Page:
Skip to ContentGo to accessibility pageKeyboard shortcuts menu
OpenStax Logo
Astronomy 2e

Thinking Ahead

Astronomy 2eThinking Ahead

Artist's depiction of the James Webb Space Telescope
Figure 6.1 James Webb Space Telescope (JWST). The James Webb Space Telescope, launched December 25, 2021, is the largest space telescope humanity has deployed so far. Its 18 gold-coated beryllium segments make up a mirror for reflecting infrared light that is 6.5 meters in diameter. Below it on our illustration you see the tennis-court-sized sunscreen that protects it from the heat of our star. The first Webb science images were released in July 2022. (credit: modification of work “Artist’s Impression of the NASA/ESA/CSA James Webb Space Telescope” by ESA/ATG medialab)

If you look at the sky when you are far away from city lights, there seem to be an overwhelming number of stars up there. In reality, only about 9000 stars are visible to the unaided eye (from both hemispheres of our planet). The light from most stars is so weak that by the time it reaches Earth, it cannot be detected by the human eye. How can we learn about the vast majority of objects in the universe that our unaided eyes simply cannot see?

In this chapter, we describe the tools astronomers use to extend their vision into space. We have learned almost everything we know about the universe from studying electromagnetic radiation, as discussed in the chapter on Radiation and Spectra. In the twentieth century, our exploration of space made it possible to detect electromagnetic radiation at all wavelengths, from gamma rays to radio waves. The different wavelengths carry different kinds of information, and the appearance of any given object often depends on the wavelength at which the observations are made.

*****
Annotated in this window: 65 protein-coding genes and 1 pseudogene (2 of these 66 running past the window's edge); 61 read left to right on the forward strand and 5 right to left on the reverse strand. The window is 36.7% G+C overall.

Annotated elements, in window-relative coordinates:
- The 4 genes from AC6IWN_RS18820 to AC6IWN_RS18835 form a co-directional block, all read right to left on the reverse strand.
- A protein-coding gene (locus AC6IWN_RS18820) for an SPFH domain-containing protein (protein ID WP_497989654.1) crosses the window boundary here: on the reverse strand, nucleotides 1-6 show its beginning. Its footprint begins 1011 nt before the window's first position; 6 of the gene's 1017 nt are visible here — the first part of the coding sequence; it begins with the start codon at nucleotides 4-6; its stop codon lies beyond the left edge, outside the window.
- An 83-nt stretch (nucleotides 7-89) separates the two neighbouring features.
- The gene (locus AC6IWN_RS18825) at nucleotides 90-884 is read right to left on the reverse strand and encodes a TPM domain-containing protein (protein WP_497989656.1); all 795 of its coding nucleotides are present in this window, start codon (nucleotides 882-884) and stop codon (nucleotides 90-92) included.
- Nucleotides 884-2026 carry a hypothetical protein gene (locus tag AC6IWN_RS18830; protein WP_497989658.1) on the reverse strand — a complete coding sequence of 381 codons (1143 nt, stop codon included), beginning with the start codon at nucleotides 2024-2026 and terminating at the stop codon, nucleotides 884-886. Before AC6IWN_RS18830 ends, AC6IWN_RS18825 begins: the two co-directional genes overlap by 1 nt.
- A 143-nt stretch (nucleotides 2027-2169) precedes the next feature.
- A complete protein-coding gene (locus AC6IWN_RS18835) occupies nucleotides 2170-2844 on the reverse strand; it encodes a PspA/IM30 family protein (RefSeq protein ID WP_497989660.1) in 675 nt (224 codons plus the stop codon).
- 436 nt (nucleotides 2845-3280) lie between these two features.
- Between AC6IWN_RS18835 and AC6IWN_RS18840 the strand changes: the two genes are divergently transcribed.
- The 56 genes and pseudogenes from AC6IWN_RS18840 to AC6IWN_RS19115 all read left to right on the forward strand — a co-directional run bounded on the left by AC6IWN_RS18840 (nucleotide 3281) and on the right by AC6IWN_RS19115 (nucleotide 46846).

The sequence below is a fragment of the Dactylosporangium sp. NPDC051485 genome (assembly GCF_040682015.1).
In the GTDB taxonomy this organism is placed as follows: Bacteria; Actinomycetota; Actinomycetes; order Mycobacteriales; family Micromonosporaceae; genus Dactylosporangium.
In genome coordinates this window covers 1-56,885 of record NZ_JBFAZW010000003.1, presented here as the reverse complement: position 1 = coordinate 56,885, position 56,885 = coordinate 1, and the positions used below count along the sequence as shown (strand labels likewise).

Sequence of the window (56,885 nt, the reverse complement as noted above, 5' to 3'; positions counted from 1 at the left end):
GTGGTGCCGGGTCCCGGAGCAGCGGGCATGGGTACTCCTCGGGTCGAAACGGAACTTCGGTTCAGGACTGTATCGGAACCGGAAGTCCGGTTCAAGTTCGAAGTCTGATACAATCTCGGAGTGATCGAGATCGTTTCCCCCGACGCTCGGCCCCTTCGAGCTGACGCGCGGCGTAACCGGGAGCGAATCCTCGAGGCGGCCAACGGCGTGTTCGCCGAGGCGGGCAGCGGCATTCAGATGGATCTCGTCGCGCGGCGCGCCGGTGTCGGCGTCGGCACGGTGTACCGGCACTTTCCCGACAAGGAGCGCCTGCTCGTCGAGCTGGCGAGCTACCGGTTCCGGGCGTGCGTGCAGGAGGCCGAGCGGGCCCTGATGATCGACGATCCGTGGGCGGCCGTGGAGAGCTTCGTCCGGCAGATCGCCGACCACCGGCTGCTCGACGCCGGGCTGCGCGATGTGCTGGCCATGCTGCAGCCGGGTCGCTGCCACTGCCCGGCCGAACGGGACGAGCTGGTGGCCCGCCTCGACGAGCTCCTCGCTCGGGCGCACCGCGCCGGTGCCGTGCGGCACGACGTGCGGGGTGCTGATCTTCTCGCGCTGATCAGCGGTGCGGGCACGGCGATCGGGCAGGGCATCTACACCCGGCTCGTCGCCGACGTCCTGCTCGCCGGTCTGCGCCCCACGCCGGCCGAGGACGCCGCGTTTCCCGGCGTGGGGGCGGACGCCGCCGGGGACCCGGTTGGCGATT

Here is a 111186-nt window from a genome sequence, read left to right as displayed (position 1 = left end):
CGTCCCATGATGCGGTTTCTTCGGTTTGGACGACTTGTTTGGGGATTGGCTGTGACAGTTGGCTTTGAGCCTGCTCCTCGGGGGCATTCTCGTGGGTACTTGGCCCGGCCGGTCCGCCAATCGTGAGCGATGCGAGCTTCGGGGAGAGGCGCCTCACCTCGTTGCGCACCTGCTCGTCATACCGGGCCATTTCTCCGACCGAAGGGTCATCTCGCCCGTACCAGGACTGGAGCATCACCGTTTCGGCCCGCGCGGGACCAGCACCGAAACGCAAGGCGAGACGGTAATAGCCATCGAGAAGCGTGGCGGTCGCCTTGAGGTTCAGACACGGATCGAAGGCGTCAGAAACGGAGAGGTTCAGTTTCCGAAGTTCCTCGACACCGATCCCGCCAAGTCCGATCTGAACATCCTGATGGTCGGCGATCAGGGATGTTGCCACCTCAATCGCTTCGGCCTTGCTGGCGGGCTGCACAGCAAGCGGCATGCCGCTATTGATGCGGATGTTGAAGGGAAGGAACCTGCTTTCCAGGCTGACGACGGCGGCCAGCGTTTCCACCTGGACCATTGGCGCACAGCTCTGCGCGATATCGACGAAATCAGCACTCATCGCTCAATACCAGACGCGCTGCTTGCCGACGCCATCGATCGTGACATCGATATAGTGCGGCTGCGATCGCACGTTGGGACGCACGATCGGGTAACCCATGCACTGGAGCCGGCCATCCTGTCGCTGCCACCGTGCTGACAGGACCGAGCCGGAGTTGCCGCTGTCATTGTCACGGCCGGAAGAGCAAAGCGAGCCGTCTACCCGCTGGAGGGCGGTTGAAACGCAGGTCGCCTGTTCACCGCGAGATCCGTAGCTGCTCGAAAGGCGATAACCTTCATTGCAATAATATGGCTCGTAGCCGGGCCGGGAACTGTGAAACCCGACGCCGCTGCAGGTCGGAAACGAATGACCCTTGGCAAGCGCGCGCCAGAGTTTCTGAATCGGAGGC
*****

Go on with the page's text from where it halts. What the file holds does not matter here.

Order a print copy

As an Amazon Associate we earn from qualifying purchases.


This book may not be used in the training of large language models or otherwise be ingested into large language models or generative AI offerings without OpenStax's permission.

Want to cite, share, or modify this book? This book uses the Creative Commons Attribution License and you must attribute OpenStax.

Attribution information
  • If you are redistributing all or part of this book in a print format, then you must include on every physical page the following attribution:
    Access for free at
  • If you are redistributing all or part of this book in a digital format, then you must include on every digital page view the following attribution:
    Access for free at
Citation information

© Jan 23, 2024 OpenStax. Textbook content produced by OpenStax is licensed under a Creative Commons Attribution License . The OpenStax name, OpenStax logo, OpenStax book covers, OpenStax CNX name, and OpenStax CNX logo are not subject to the Creative Commons license and may not be reproduced without the prior and express written consent of Rice University.